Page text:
The MIA consists of 21 departments, 11 territorial bodies, 2 state subordinate agencies and 5 legal entities of public law under the direct management of the Ministry.
The MIA departments are as follows:
- Administration (Department)
- General Inspection (Department)
- Economic Department
- Logistics Department
- Human Resources Management Department
- Forensic-Criminalistics Department
- Information-Analytical Department
- Central Criminal Police Department
- Patrol Police Department
- International Relations Department
- Temporary Detention Department
- Strategic Communications Department
- Internal Audit Department
- Operational Maintenance Department
- Migration Department
- Legal Department
- Strategic Pipelines Protection Department (SPPD)
- Special Tasks Department
- Facilities Protection Department
- Joint Operations Center
- Department of Human Rights Protection and Quality Monitoring
MIA territorial/regional bodies are as follows:
- Tbilisi Police Department
- Adjara A.R. Police Department
- Mtskheta-Mtianeti Police Department
- Shida Kartli Police Department
- Kvemo Kartli Police Department
- Kakheti Police Department
- Samtskhe-Javakheti Police Department
- Abkhazia A.R Police Department
- Guria Police Department
- Imereti, Racha-Lechkhumi and Kvemo Svaneti Police Department
- Samegrelo – Zemo Svaneti Police Department
Legal Entities of Public Law (LEPLs):
- Academy of the MIA
- Security Police Department
- 112 (Emergency Response Center)
- Service Agency
- Healthcare Service
State Subordinate Agencies:
- Border Police of Georgia
- Emergency Management Service
Central Criminal Police Department:
Competence of the Central Criminal Police Department covers organized crime and other serious crimes, drug related crimes, trafficking in persons, cybercrime, etc. Within the scope of its competence, functions of the department include investigation of criminal cases; search and arrest of wanted persons; witness protection; prevention, detection, suppressions and fight against illegal migration; international law enforcement cooperation, crime analysis, etc.
Patrol Police Department:
Within the scope of its competence, Patrol Police Department ensures public order and safety, implements investigative and operational-search activities, ensures road safety and conducts other activities prescribed by law. Moreover, while the MIA State Subordinate Agency - Border Police of Georgia deals with the protection of green and blue borders of Georgia (further discussed below in section 2: Border Security and Management) the Patrol Police Department is in charge of border-migration control at the state border crossing points.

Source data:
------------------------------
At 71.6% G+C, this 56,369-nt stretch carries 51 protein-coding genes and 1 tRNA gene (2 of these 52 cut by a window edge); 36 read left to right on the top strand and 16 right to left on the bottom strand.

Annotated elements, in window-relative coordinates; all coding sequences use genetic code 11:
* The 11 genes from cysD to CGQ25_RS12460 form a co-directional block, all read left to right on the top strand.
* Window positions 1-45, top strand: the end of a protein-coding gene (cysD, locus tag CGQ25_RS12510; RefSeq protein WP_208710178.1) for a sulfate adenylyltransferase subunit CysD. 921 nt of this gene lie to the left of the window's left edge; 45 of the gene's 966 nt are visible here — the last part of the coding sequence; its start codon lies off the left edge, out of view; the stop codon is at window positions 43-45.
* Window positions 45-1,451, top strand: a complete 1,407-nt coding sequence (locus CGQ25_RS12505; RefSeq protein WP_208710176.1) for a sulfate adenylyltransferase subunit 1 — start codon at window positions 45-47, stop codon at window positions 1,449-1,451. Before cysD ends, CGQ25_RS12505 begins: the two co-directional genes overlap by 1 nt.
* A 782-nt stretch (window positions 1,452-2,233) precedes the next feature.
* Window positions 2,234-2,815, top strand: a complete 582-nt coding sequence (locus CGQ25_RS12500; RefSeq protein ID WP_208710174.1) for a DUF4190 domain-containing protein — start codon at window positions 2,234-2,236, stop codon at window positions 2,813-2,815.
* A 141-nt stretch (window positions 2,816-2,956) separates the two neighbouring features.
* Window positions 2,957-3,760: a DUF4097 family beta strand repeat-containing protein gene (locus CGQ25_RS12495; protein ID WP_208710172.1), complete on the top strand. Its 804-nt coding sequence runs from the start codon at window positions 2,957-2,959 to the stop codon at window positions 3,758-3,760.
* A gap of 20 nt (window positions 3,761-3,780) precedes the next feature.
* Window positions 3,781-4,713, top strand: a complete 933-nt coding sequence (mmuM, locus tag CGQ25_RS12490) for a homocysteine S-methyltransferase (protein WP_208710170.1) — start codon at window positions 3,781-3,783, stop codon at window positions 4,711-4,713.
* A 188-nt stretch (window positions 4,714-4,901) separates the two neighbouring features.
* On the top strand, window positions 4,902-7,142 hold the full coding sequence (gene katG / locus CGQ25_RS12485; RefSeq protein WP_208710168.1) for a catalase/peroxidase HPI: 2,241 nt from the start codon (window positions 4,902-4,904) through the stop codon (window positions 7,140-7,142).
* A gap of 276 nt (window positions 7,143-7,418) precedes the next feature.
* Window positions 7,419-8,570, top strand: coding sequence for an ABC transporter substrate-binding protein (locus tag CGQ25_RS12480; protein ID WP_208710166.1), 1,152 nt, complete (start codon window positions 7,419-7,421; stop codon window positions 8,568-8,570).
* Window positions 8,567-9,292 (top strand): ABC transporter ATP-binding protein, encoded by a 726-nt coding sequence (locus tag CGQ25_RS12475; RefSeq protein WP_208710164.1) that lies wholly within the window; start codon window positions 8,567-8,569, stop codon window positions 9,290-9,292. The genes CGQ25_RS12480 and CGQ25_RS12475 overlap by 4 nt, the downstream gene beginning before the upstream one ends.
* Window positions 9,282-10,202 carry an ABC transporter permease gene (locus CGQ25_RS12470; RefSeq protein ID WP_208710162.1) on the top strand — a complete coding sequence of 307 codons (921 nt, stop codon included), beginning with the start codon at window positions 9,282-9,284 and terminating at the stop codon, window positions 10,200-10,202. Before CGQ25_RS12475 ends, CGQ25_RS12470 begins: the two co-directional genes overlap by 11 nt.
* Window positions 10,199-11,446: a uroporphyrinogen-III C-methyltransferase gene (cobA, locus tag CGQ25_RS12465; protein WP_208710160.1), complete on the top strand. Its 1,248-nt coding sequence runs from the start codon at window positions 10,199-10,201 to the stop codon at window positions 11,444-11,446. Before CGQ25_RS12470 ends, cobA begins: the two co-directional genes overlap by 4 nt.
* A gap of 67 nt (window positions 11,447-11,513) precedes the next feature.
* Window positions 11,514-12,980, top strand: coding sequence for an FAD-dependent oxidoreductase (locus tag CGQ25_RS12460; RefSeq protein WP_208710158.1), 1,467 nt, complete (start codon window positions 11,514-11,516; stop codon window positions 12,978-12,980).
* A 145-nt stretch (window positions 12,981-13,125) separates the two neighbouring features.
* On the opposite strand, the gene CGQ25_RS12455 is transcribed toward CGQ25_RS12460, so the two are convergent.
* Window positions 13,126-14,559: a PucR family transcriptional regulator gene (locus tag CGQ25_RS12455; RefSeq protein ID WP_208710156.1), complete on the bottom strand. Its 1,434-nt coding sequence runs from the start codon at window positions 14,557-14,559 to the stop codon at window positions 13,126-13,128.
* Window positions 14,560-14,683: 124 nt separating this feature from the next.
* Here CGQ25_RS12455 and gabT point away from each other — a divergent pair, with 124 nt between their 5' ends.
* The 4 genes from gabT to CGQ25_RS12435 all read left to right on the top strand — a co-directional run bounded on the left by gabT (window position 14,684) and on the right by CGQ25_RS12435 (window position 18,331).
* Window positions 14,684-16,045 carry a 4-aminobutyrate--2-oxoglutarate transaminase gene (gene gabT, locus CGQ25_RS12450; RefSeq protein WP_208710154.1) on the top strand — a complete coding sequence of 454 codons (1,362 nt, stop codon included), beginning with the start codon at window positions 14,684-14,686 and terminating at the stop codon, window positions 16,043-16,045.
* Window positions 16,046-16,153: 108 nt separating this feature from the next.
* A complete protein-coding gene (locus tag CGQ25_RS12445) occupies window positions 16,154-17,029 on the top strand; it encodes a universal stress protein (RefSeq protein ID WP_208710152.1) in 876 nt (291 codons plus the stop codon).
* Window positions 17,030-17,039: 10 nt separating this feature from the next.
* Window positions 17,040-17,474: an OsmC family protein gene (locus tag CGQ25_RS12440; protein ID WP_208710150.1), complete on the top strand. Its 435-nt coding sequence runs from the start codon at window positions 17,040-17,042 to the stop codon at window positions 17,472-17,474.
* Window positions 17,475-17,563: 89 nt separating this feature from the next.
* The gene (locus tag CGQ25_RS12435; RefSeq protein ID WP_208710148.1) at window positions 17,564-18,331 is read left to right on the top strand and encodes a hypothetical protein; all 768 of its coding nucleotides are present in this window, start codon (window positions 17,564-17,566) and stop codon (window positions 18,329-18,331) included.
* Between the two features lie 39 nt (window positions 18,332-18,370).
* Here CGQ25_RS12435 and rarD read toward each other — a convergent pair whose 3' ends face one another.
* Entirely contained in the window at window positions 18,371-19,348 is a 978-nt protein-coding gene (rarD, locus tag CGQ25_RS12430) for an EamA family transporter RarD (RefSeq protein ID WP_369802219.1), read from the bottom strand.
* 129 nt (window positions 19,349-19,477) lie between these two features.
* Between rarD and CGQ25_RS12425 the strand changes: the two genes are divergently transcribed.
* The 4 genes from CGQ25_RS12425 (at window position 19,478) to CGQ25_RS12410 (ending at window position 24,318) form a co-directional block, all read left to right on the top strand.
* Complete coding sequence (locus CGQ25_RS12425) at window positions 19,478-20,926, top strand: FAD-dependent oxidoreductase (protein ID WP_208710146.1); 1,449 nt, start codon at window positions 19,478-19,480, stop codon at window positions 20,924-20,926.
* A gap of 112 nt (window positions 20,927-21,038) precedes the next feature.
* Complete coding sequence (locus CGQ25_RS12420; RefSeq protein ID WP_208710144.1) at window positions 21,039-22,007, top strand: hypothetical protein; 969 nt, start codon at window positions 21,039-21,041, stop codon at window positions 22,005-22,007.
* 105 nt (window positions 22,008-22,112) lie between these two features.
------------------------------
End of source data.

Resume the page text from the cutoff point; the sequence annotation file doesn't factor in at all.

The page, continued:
Migration Department is responsible for fighting against irregular migration within the country. Main functions of the department are detection and identification of aliens illegally residing on the territory of Georgia, ensuring removal (expulsion) of aliens residing without legal grounds in accordance with the law, implementation of readmission agreements of Georgia and management of the Temporary Accommodation Center. Functions of the department also include implementation of state policies on refugees, persons with humanitarian status, and asylum seekers and therefore it implements asylum procedures for aliens and stateless persons, ensures accommodations for asylum seekers and management of the asylum reception centre.
Department of Human Rights Protection and Quality Monitoring:
Ensuring human rights protection is one of the key priority, which requires special efforts to implement sensitive approaches in parallel with providing an effective response to the crime. For this reason, since 11 January 2018, the Department of Human Rights Protection has been created in the Ministry. Department intended to ensure timely response and effective investigation of domestic violence, violence against women, crimes committed on grounds of discrimination, hate crime, trafficking of human beings, crimes committed by/towards minors. In 2019, the mandate of the department was further extended to cover monitoring of investigation of other types of crimes and the department was renamed to Department of Human Rights Protection and Quality Monitoring.
The functions of the Department are to monitor the process of investigation on a daily basis, identify gaps in the system and implement proposals to eradicate them.
Emergency Response Center – 112: